- The Washington Times - Monday, August 23, 2004

Republicans will do the flag-waving, boot-scootin’ boogie when the curtain goes up on their national convention on Monday, with Madison Square Garden being declared a Springsteen-free zone.

Republican National Committee Chairman Ed Gillespie said yesterday that the final entertainment lineup for the event includes honky tonk, country, a little gospel, Christian rock, and some Southern-fried favorites. Sophisticated jazz, urban R & B and headbanger indie music will be in short supply.

Though the Republican brand of celebrity has little to do with Hollywood elites or East Coast cool, the party’s showbiz instinct is very much intact.

Republicans “will ‘play the Garden’ this month,” said Ed Harris, chief operating officer of the Republican National Convention, which will showcase the “momentum and excitement of the Republican Party.”

But the down-home touch that the Bushes love is there.

Fresh from a “Red Dirt Road Tour” and a new album called “Steers and Stripes,” country music superstars Kix Brooks and Ronnie Dunn headline the festivities.

Brooks & Dunn have had 22 No. 1 country hits, including “Boot Scootin’ Boogie” and “Only in America,” a tune about the American dream, which the duo most recently performed for 35,000 U.S. Marines — complete with the comely Coors Twins in camouflaged miniskirts.

The convention program also features country girl Lee Ann Womack, Latin artist Jaci Velasquez, Christian rock band Third Day, Texas pop band Dexter Freebish, country singer Darryl Worley and gospel vocalist Donnie McClurkin.

“I haven’t really heard of a lot of these people, but I have an open mind. We’ll have a good time. You’d be surprised how Republicans can party,” noted one determined woman who was headed to the convention.

Other celebrities include Michael W. Smith, Daniel Rodriquez, Daize Shayne, Ron Silver, the Gatlin Brothers, Elisabeth Hasselbeck, Sara Evans and Dana Glover.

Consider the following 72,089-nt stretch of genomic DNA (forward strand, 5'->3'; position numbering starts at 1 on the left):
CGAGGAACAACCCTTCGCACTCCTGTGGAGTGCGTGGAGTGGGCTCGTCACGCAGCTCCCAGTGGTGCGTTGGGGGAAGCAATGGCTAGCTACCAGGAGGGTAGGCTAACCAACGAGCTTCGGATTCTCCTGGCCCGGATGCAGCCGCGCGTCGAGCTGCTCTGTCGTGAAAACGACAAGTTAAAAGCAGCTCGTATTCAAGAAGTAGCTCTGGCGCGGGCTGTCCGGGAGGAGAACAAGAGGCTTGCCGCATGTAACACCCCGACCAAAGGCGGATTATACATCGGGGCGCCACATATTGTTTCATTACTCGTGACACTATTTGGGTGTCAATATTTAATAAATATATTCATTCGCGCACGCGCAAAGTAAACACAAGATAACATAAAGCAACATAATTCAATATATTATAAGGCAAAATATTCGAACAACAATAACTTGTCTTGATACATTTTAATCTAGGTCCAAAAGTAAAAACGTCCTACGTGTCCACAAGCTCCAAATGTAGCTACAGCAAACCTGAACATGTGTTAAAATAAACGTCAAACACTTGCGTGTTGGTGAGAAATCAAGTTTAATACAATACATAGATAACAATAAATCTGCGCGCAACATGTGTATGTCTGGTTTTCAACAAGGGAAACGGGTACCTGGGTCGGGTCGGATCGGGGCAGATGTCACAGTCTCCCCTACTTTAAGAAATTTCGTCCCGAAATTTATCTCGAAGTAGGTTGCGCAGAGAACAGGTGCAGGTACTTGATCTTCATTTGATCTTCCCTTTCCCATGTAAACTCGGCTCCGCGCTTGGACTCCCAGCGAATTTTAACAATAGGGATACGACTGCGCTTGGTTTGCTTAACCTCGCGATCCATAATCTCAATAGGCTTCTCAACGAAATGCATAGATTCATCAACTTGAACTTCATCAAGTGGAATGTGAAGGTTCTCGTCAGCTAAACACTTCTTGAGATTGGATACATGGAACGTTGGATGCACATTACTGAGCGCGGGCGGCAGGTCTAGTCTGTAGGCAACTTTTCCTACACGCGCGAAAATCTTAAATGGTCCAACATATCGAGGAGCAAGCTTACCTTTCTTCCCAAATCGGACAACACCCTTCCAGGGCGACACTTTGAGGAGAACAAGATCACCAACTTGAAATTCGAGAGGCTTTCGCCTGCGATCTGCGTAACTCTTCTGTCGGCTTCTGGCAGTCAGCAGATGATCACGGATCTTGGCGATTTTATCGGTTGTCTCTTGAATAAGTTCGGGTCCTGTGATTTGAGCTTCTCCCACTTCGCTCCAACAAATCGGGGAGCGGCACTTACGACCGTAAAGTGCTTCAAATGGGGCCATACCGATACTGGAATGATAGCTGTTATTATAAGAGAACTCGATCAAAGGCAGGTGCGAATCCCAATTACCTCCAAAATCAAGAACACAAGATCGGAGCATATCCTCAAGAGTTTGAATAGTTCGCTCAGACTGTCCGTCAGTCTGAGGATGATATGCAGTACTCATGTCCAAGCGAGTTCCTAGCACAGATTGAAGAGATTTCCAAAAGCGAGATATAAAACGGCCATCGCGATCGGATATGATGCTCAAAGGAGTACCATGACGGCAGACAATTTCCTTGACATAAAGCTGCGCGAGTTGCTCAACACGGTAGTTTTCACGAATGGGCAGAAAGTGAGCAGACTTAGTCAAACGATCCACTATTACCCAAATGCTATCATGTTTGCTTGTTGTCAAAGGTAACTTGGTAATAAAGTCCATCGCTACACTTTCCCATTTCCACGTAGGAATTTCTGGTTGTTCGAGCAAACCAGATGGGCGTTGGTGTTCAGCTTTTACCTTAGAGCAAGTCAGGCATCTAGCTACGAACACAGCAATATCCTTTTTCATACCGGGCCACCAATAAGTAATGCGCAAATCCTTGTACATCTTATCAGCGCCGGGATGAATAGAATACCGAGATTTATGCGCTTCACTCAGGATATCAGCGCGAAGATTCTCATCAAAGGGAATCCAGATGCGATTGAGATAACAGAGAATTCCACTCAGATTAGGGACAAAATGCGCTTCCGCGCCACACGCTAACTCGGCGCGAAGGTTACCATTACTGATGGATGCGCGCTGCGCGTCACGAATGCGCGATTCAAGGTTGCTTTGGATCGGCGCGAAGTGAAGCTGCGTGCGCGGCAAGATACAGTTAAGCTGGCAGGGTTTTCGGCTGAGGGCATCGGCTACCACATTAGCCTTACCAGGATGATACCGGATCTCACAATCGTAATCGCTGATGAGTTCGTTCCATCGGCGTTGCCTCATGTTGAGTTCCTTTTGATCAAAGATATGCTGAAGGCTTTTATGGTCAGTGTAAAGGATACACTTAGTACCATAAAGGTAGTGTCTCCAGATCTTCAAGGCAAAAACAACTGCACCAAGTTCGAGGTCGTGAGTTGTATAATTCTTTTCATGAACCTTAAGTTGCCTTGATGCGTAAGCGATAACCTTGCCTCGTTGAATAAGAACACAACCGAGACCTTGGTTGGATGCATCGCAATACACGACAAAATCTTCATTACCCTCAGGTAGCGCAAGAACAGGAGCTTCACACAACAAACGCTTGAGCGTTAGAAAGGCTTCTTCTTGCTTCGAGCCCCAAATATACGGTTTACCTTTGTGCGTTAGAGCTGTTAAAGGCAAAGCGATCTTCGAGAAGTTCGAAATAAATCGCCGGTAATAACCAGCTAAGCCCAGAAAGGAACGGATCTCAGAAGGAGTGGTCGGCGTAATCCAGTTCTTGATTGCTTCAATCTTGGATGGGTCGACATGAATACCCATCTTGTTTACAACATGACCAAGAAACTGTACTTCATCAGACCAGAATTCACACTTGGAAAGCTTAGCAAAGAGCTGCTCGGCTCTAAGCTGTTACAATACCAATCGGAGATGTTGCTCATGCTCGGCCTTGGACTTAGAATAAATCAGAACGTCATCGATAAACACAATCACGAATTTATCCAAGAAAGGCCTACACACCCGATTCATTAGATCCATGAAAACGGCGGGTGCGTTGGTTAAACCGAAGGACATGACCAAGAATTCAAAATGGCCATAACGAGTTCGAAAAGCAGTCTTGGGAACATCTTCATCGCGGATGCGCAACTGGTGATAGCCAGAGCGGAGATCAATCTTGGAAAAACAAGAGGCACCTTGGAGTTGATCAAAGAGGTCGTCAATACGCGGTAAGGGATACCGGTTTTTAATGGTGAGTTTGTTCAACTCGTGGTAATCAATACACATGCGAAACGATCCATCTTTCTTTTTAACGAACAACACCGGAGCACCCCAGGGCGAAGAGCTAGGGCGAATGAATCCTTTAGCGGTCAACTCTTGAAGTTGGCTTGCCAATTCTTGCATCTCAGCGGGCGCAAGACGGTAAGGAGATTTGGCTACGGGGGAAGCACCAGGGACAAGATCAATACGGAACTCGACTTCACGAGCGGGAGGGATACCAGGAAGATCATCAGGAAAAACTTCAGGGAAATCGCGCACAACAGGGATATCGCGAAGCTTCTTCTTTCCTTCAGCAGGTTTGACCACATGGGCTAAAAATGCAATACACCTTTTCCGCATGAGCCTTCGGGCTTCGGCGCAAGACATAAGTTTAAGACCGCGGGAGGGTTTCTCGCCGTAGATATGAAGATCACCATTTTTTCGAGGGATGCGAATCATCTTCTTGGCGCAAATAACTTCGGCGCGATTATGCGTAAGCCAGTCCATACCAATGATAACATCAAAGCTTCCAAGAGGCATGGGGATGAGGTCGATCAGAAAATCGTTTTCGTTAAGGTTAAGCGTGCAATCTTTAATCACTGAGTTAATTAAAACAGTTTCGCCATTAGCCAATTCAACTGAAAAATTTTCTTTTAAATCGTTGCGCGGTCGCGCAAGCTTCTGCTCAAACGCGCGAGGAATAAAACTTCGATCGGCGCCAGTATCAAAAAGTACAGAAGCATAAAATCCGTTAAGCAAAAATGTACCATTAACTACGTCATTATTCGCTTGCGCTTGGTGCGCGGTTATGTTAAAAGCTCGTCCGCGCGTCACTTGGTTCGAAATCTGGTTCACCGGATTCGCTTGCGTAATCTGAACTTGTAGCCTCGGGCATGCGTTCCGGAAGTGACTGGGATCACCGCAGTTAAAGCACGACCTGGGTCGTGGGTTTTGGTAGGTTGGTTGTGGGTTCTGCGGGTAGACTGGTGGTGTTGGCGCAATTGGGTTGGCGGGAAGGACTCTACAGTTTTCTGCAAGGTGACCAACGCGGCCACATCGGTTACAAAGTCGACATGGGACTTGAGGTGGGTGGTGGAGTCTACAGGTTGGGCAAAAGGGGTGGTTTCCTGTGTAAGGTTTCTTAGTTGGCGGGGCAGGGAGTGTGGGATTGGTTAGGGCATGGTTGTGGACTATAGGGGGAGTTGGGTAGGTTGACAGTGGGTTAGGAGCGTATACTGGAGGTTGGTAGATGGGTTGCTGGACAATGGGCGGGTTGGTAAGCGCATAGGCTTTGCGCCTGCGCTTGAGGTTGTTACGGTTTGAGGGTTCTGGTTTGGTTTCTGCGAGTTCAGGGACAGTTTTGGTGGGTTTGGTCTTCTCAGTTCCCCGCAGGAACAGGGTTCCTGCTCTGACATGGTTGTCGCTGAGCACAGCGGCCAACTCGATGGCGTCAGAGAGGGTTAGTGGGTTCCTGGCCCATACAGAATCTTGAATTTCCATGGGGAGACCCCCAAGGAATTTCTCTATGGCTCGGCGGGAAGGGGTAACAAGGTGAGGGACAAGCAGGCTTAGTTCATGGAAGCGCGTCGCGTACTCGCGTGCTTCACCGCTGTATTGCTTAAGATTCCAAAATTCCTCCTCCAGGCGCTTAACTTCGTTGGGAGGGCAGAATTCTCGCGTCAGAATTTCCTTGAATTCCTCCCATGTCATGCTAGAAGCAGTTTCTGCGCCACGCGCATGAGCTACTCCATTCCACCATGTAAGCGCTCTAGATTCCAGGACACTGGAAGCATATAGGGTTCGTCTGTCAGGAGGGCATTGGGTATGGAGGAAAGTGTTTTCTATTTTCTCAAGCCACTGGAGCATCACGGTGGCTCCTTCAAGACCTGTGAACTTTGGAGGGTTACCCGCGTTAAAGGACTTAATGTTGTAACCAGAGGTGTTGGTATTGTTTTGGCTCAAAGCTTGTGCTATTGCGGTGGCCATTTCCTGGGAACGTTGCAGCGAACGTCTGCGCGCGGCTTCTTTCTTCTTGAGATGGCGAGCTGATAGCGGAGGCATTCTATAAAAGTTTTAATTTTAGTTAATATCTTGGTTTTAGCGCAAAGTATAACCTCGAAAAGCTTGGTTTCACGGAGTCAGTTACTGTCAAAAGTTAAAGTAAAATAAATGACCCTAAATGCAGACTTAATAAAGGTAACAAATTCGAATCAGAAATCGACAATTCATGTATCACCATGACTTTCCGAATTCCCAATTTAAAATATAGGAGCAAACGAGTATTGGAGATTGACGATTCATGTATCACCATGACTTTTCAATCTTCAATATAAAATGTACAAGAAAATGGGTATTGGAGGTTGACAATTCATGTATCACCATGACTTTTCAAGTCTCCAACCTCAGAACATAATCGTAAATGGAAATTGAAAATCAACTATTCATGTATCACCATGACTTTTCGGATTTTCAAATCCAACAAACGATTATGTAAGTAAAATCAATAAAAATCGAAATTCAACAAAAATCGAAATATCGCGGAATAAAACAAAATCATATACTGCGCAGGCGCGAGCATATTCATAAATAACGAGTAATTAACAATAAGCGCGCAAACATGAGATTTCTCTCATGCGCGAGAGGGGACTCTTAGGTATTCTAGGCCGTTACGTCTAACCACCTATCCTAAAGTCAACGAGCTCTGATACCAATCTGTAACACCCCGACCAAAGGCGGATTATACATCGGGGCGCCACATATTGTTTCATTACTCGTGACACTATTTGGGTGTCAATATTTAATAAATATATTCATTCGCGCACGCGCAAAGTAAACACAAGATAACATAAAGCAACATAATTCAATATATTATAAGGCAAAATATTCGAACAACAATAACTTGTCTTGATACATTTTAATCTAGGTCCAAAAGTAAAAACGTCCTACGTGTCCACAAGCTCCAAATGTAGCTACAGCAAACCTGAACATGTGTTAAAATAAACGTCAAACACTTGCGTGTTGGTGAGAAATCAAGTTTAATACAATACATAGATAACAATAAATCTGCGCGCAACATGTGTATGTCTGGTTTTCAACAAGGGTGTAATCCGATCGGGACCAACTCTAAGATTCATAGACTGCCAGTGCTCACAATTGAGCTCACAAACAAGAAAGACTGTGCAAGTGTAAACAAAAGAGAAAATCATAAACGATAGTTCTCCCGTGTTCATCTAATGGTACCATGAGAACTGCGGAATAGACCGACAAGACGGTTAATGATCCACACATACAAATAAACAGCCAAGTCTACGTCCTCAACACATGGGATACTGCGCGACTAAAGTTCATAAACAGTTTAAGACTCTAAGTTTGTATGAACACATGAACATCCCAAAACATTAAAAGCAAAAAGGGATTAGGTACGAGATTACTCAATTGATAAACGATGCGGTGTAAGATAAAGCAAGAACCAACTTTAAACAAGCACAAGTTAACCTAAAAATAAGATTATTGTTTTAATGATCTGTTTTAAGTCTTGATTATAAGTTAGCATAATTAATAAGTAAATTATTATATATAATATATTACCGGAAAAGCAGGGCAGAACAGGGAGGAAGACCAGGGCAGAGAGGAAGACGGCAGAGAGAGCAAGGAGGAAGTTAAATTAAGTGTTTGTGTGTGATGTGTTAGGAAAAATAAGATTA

Singer Wayne Newton, actor Stephen Baldwin and actress Bo Derek add to the Republican brand of star power — a topic that has come under much scrutiny in recent days.

“Some stars have GOP stripes,” noted the Philadelphia Inquirer last week, which offered an overview of glittering big names who openly support the Republican Party, despite Democrats’ claims that Republicans are both anti-celebrity and downright frumpy.

The Republican A-list includes comedian Dennis Miller, wrestler/actor The Rock, and actors Freddie Prinze Jr., Bruce Willis, Dennis Hopper, Tony Sirico, Robert Duvall, Jason Priestley, Shannen Doherty and Kelsey Grammer.

Other performers in President Bush’s corner include musical performers Lynyrd Skynyrd, Chaka Khan, Kid Rock, Ricky Martin, Lee Greenwood, Britney Spears and Steven Tyler.

“We’ve got a unique celebrity lineup that will bridge generations and keep people on the edge of their seats, wondering what will happen next,” White House Chief of Staff Andrew H. Card Jr. said last month.

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